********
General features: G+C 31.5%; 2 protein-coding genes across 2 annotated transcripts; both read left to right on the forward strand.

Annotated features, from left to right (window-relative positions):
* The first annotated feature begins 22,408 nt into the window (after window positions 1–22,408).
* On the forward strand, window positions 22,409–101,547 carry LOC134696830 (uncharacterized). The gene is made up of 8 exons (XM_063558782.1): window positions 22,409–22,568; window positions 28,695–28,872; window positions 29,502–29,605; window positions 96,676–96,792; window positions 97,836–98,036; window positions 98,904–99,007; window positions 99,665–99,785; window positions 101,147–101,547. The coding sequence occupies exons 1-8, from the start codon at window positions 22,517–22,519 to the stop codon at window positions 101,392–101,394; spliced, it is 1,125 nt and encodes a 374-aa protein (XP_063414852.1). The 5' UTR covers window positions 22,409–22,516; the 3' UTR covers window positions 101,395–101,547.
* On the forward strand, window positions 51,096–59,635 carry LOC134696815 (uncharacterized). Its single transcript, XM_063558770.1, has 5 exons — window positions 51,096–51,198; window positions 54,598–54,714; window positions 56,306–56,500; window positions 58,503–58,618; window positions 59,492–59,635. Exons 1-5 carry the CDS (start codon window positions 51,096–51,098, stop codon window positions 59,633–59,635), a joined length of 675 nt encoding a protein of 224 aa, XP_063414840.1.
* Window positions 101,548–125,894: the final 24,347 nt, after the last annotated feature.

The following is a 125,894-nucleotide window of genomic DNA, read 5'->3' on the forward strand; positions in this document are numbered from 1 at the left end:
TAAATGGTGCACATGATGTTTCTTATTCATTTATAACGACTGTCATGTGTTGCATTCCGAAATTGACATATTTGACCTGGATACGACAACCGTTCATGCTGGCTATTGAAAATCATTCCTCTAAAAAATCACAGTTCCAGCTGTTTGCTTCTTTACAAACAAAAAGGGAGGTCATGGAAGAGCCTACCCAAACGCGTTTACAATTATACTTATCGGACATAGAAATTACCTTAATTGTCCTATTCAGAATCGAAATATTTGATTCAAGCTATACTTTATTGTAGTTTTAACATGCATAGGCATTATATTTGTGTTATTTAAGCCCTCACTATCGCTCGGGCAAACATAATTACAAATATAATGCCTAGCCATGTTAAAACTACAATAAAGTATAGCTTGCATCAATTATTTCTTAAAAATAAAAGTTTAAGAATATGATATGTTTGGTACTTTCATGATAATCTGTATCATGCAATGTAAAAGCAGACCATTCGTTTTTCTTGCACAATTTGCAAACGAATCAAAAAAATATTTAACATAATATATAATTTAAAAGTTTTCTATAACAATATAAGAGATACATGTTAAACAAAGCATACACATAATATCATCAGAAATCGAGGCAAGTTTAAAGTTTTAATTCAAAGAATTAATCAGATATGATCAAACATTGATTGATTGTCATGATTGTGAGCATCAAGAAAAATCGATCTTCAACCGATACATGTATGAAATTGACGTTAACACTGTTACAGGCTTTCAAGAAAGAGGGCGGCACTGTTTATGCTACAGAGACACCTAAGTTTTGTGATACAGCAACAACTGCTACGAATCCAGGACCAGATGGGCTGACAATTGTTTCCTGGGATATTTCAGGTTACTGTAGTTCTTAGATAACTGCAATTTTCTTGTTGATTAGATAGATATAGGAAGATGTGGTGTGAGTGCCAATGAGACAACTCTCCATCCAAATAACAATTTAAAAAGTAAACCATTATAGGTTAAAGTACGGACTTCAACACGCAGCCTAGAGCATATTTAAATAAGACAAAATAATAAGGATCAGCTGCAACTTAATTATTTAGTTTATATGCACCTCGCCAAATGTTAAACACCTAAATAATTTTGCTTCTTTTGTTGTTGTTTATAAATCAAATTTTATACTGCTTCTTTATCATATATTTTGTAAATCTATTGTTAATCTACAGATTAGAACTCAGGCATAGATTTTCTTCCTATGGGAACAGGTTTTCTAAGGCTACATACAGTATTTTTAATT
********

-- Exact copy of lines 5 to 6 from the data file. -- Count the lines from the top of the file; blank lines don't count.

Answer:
* On the forward strand, window positions 51,096–59,635 carry LOC134696815 (uncharacterized). Its single transcript, XM_063558770.1, has 5 exons — window positions 51,096–51,198; window positions 54,598–54,714; window positions 56,306–56,500; window positions 58,503–58,618; window positions 59,492–59,635. Exons 1-5 carry the CDS (start codon window positions 51,096–51,098, stop codon window positions 59,633–59,635), a joined length of 675 nt encoding a protein of 224 aa, XP_063414840.1.
* Window positions 101,548–125,894: the final 24,347 nt, after the last annotated feature.